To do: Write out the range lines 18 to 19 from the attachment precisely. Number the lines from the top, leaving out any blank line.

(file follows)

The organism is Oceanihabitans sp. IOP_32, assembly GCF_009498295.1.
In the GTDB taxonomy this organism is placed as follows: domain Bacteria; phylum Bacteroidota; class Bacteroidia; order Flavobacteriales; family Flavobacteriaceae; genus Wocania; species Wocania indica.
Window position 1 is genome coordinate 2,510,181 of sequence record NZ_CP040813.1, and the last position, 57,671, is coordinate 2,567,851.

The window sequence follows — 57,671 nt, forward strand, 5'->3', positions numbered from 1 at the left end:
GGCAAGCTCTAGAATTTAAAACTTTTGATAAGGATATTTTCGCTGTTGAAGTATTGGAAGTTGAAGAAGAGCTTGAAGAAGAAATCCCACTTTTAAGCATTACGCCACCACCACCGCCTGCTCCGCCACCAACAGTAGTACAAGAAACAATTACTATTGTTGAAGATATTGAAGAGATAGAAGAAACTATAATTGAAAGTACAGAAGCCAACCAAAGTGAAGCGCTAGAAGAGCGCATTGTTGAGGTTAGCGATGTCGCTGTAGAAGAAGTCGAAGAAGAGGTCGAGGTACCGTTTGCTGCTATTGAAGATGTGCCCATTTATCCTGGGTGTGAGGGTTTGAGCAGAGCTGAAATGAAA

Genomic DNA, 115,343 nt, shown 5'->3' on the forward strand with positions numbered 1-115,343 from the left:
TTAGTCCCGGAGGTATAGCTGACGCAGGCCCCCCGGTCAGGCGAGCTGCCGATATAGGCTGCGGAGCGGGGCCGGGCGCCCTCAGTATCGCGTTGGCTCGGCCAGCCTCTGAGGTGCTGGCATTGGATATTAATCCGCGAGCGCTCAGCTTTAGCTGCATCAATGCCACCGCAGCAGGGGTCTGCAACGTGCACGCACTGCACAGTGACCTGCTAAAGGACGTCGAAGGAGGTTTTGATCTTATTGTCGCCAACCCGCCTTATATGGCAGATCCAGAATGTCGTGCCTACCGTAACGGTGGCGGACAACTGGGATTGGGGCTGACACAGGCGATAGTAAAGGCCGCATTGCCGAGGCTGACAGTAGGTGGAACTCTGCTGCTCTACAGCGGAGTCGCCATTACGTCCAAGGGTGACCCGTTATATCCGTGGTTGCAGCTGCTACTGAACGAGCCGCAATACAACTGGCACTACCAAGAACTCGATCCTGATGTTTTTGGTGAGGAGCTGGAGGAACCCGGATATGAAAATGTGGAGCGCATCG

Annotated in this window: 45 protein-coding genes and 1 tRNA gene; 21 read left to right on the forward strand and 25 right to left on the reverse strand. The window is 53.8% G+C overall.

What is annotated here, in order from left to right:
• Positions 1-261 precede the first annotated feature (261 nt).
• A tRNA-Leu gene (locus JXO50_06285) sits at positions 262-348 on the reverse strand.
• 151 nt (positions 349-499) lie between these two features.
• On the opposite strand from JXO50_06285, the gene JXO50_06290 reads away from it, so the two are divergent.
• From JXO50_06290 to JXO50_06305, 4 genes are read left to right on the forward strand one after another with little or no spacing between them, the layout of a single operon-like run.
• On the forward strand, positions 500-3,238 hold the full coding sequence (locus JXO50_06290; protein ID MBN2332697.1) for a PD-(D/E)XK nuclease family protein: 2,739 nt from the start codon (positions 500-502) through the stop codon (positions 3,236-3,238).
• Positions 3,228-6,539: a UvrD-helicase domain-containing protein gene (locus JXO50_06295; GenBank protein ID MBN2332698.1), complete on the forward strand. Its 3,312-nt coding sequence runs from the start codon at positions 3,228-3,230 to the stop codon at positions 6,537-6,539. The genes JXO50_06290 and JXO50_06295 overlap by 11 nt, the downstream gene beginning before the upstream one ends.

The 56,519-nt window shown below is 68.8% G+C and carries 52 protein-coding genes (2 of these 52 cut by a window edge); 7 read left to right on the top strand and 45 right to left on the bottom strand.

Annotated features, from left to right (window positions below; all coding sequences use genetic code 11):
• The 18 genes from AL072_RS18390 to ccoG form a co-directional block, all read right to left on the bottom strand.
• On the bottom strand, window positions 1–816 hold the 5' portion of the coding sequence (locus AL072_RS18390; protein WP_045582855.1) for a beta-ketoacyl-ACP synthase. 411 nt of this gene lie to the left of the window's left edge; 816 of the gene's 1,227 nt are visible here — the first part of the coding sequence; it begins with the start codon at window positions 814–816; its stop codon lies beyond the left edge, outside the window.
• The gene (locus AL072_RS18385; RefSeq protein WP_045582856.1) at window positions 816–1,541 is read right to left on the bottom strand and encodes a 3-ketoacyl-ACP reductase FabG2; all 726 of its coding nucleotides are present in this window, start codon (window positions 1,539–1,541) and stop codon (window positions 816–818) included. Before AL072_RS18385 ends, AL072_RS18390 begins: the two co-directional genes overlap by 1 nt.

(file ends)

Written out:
Annotated features, from left to right (window positions below; all coding sequences use genetic code 11):
• The 18 genes from AL072_RS18390 to ccoG form a co-directional block, all read right to left on the bottom strand.